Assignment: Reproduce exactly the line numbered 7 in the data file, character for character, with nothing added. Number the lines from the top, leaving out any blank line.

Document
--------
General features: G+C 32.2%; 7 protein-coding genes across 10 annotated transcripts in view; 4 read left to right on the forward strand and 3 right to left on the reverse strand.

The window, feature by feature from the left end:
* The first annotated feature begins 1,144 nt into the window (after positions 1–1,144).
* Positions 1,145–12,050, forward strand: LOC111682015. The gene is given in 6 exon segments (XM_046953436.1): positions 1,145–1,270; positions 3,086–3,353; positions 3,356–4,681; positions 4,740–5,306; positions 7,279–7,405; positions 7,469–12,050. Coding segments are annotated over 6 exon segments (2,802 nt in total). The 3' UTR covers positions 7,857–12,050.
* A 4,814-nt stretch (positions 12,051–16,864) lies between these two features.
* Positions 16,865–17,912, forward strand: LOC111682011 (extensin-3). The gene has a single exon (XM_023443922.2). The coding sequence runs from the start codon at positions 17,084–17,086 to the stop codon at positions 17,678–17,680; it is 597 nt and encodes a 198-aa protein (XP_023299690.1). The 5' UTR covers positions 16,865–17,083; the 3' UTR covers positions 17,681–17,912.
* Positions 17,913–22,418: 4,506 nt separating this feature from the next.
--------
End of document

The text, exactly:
* Positions 17,913–22,418: 4,506 nt separating this feature from the next.